Haptic devices such as gloves or “rumble packs” used in gaming have existed for years. But we use them in closed environments where the touch doesn’t actually connect to where we are in reality. We at IBM Research think that in the next five years that our mobile devices will bring together virtual and real world experiences to not just shop, but feel the surface of produce, and get feedback on data such as freshness or quality.
The touch of something translated, based on accumulated data in a database down to an end user’s mobile device could also have the power to help us gain new understandings of our environment. Take farming, for example. Farmers could use a mobile device to determine the health of their crop by comparing what they’re growing to a dictionary of healthy options that they feels through a tablet.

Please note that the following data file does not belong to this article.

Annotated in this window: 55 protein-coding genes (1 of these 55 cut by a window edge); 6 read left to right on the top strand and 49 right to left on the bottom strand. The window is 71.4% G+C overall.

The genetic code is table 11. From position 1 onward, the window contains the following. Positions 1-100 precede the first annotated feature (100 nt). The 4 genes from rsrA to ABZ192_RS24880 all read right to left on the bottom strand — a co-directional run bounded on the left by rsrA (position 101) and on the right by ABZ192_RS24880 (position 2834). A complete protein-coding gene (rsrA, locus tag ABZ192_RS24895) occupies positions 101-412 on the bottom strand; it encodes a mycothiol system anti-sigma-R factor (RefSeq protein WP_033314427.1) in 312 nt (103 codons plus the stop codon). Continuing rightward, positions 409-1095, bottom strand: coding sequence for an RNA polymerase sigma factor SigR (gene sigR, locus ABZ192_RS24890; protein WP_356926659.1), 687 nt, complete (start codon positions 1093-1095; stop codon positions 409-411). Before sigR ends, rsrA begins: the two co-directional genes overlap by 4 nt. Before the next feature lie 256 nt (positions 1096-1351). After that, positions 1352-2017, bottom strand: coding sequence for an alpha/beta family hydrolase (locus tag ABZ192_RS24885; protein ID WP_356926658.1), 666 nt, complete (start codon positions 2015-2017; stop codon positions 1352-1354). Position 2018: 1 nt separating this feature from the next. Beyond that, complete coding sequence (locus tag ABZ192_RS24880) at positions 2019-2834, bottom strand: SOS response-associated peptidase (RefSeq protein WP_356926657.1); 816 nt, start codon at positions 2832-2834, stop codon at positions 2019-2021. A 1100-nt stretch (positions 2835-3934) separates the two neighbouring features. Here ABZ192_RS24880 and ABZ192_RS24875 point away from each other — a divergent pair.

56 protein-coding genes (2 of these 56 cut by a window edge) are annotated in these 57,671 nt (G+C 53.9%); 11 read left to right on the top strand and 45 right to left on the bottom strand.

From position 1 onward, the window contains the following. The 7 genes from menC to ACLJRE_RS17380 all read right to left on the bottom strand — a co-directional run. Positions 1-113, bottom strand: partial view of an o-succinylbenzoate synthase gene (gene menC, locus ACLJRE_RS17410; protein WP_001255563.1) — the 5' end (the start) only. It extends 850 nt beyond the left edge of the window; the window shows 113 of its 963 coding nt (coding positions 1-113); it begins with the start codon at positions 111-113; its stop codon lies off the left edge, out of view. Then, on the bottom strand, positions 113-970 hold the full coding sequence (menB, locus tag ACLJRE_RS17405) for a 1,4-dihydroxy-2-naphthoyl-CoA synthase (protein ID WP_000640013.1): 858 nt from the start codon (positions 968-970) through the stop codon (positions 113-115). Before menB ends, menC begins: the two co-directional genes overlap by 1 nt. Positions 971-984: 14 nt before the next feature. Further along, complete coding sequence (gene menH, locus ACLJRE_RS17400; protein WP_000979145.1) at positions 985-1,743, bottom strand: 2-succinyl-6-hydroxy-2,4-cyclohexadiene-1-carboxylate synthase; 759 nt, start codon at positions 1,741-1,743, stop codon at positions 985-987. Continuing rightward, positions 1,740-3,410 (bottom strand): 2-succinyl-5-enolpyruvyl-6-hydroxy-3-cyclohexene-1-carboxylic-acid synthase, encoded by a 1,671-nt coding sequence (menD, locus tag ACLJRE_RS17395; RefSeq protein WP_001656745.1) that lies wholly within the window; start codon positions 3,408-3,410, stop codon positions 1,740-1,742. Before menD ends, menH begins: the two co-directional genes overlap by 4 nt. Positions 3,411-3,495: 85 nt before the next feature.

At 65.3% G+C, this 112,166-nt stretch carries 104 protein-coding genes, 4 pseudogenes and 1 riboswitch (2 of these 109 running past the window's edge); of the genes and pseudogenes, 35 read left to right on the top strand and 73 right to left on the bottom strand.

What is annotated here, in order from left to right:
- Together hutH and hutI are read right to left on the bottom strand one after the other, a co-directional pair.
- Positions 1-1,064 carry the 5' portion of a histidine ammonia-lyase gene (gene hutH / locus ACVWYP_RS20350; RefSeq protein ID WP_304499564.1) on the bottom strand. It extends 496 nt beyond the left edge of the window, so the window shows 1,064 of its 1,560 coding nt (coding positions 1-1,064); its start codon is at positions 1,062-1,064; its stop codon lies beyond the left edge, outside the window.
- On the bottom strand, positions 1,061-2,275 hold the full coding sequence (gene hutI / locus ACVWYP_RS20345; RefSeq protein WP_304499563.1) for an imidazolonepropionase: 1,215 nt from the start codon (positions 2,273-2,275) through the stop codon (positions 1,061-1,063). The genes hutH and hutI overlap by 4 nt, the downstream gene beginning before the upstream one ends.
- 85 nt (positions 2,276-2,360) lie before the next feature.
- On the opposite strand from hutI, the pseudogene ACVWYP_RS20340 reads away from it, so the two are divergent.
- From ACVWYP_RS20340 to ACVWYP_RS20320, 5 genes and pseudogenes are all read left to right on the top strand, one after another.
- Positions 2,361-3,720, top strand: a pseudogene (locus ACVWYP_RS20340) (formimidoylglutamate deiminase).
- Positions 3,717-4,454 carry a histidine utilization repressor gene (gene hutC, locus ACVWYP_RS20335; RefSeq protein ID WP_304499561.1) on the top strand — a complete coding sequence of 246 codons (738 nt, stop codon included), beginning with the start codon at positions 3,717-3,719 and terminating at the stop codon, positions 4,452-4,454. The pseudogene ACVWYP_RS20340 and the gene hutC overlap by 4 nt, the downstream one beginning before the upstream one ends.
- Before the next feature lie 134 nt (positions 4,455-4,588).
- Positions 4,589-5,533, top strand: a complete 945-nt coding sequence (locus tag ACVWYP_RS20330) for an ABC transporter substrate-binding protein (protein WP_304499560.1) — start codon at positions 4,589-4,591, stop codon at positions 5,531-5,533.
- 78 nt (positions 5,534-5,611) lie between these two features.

The technology could evolve beyond communicating textures retrieved from some database, and toward real time touch translation gained from accumulated user interaction with the technology. What is one of the first things a doctor does when treating an injured patient? Touch the injury. The patient could send a photo of an injury to let the doctor feel the injury remotely to help make a faster diagnosis – before or perhaps instead of visiting the doctor in person.